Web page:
The University of Michigan Biological Station (UMBS) was founded in 1909.
Trap Happiness and Catch Bias in Sea Lamprey Traps
|Title||Trap Happiness and Catch Bias in Sea Lamprey Traps|
|Publication Type||Journal Article|
|Year of Publication||2019|
|Authors||Reinhardt UG, Hrodey PJ|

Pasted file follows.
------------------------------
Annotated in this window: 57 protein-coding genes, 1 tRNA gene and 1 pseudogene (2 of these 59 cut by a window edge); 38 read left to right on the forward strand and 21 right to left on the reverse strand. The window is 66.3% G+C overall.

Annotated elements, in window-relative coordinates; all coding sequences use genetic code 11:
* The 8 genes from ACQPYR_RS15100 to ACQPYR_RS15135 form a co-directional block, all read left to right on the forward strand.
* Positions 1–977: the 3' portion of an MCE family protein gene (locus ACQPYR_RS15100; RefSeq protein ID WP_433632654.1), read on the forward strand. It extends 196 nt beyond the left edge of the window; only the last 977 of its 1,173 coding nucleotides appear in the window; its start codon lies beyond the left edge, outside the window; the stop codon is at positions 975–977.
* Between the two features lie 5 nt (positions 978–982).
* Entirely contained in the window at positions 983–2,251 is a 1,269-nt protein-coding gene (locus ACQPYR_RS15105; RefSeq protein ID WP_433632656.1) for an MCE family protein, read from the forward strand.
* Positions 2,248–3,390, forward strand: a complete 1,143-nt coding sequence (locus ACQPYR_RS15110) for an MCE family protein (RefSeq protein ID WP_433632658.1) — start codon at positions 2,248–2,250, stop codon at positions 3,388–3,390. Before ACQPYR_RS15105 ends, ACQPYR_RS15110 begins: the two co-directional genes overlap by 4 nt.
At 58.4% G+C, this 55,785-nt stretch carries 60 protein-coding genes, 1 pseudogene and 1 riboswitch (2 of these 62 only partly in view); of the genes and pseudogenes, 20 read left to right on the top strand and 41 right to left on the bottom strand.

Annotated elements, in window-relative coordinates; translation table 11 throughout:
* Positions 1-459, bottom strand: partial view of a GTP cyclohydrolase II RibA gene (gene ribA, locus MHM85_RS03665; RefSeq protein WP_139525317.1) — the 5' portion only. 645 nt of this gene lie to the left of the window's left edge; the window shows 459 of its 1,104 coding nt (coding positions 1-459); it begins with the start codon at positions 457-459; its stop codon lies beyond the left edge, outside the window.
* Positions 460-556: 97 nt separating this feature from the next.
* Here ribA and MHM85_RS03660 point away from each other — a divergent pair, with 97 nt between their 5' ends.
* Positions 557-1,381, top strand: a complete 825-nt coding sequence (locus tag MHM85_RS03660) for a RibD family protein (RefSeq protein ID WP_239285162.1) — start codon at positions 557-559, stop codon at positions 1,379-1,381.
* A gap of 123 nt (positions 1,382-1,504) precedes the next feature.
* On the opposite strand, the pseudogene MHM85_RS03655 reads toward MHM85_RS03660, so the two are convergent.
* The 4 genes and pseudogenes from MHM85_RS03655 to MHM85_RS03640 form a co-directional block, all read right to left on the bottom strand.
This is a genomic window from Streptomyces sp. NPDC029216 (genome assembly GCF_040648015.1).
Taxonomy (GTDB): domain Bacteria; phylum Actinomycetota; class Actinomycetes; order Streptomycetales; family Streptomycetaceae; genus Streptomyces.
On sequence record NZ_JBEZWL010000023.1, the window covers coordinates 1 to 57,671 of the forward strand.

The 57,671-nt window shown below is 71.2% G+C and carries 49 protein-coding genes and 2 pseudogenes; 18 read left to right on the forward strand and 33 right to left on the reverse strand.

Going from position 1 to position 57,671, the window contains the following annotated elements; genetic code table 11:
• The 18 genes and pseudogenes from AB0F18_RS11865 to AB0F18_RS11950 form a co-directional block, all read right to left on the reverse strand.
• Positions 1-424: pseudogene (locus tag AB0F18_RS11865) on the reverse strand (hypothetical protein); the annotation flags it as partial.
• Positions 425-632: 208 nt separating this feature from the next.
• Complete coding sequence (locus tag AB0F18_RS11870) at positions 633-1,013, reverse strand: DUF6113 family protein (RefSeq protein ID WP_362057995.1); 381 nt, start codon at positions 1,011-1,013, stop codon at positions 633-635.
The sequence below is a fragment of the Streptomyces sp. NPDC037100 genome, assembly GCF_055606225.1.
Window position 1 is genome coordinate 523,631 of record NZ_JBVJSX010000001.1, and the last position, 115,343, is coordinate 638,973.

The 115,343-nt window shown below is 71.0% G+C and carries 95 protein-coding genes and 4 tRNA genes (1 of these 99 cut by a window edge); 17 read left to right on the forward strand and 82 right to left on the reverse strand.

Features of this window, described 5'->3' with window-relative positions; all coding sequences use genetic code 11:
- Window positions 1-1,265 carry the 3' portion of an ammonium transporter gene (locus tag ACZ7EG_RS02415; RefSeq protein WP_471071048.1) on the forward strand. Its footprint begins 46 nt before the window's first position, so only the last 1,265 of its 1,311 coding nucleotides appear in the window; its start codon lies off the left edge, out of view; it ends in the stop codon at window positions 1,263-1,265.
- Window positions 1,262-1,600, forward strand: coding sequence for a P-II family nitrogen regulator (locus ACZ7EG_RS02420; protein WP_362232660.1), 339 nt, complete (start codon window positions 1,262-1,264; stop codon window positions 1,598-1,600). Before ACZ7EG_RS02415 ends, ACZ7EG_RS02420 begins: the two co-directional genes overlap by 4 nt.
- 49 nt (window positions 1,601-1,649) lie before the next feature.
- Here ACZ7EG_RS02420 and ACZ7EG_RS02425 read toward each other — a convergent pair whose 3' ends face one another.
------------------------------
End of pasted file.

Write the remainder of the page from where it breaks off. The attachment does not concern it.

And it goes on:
Sampling fish by trapping can lead to biased conclusions about a population. We used catch data to assess differences between two types of traps for adult sea lamprey (Petromyzon marinus), submerged-funnel traps and studded-tile traps, which are angled ramps with trickle flow leading out of the water. The studded-tile trap at one river caught about 50% more females than the funnel trap. It caught males that had a smaller body size and females with a lower gonado-somatic index (GSI). The likelihood of catching lamprey in the studded-tile trap increased after they had been caught once. This was not the case for the funnel traps, which are used for mark–recapture-based population assessment of invasive sea lamprey in the Great Lakes. The apparent trap response caused by studded-tile traps may have been caused by a behavioral bias, i.e., the traps consistently attracting a subset of the population. Use of the studded-tile trap for population assessment should only be considered after more is known about its recapture bias. The differences between lamprey caught in the two trap types suggests that a variety of trapping methods needs to be employed in order to get a representative sample from a fish population.